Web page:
The Texas Longhorns kickoff their 2012 campaign in less than a week.
In the second season of the coaching overhaul that re-energized Mack Brown and his program, the Longhorns are in a position to build on their 8-5 season that left plenty of questions to be answered.
With a clash against Wyoming just days away, the excitement around Austin is palpable.
Defense is boss at Texas right now, but with a budding offense that features a carousel of talented running backs, the Longhorns will look for balance by running to set up a passing game that is reportedly improved under quarterback David Ash.
Texas faces a schedule that will open Big 12 play against the conference's toughest opponents. If the Longhorns can escape that early gauntlet relatively unscathed, coach Brown's team could be in for a surprising season with higher expectations.
The 2011 season that saw the Longhorns infuse youth into the program, in more ways than one, set up for an explosion in 2012.
Texas played a wealth of freshmen in its 8-5 year, as the Horns played through the pain, and the payoffs could be coming.
With growth, excitement and expectation all bubbling over on the Forty Acres, the stage is set for a Texas team ready to surprise the nation.
The Longhorns will boast a defense that will stack up to any program in the country. And armed with a running game that will provide a wealth of looks offensively, the only thing keeping Texas from earning the hype is a passing game that has shown little signs of life in recent seasons.
So expect to see those headlines over the course of the season as the Longhorns prepare for an exciting 2012 campaign.
Texas is in a position of comfort in its second year under the Bryan Harsin-Major Applewhite offensive system. Formations are second-nature and execution should only improve. But are the pieces there?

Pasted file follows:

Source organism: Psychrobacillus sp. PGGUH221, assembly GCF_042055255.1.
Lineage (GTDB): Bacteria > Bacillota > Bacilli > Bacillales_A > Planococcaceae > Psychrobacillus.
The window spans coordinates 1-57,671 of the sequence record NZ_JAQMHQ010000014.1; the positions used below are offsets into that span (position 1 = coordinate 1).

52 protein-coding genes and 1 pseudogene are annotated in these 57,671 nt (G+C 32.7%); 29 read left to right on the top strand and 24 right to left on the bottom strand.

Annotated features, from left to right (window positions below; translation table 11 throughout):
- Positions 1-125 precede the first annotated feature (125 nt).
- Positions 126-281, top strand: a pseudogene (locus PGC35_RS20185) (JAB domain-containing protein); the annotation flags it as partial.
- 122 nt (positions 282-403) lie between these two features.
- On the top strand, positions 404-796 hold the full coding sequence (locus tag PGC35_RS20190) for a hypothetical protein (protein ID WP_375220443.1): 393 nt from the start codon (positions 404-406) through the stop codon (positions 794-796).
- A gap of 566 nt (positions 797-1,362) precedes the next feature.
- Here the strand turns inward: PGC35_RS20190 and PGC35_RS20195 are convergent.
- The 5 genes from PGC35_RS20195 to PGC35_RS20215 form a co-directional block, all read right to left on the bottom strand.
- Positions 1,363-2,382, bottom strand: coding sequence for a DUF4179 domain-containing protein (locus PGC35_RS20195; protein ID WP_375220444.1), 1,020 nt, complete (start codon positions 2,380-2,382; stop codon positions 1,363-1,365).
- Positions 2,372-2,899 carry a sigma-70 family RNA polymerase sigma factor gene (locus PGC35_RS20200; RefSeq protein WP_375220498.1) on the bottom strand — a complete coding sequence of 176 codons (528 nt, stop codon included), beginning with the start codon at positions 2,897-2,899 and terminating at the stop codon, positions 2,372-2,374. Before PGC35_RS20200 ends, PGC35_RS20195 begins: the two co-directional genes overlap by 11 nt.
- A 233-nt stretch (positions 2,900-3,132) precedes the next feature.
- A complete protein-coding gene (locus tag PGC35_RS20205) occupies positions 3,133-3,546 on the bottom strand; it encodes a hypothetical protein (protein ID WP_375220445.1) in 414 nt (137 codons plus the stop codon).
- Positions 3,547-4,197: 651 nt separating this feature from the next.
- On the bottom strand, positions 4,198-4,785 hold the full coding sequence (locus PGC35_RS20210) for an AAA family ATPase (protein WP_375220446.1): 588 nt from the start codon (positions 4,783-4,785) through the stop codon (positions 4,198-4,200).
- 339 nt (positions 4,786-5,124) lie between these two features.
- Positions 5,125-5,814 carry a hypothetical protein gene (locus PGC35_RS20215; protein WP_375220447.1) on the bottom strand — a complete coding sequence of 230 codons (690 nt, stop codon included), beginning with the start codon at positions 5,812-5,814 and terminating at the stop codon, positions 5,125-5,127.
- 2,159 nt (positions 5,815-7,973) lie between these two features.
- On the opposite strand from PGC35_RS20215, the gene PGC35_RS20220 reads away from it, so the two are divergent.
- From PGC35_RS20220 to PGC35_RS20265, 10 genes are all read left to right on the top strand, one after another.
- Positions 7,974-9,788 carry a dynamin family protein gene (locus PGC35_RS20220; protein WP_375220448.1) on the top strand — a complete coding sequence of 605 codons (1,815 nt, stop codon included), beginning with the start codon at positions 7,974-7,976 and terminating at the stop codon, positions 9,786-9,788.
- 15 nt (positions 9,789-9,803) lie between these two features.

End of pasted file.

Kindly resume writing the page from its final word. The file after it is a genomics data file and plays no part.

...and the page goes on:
In addition to several second-year coaches on the staff, namely co-offensive coordinator Harsin, receivers coach Darrell Wyatt and offensive line coach Stacy Searels, the Longhorns have bulked up with Bennie Wylie, the program's strength and conditioning coach.
Reportedly, Texas has improved in its passing game, as sophomore quarterback David Ash has made strides before being named the starting quarterback.
But the bread-and-butter of the offense will undoubtedly be the running game.
Lifted by the freshmen additions of Daje Johnson and Johnathan Gray, the two running backs will add to an already formidable duo in Joe Bergeron and Malcolm Brown to solidify the Longhorns' ground game.
If Ash can bring the balance with a young corps of receivers, Texas could take off behind a defense that may be the best in some time.
The two standout pass-catchers are Jaxon Shipley and Mike Davis, but look for the Longhorns to give looks to a handful of receivers out of a multitude of formations.
The Texas defense has made strides in the past few seasons, as they are on the cusp of earning the title of the country's best unit.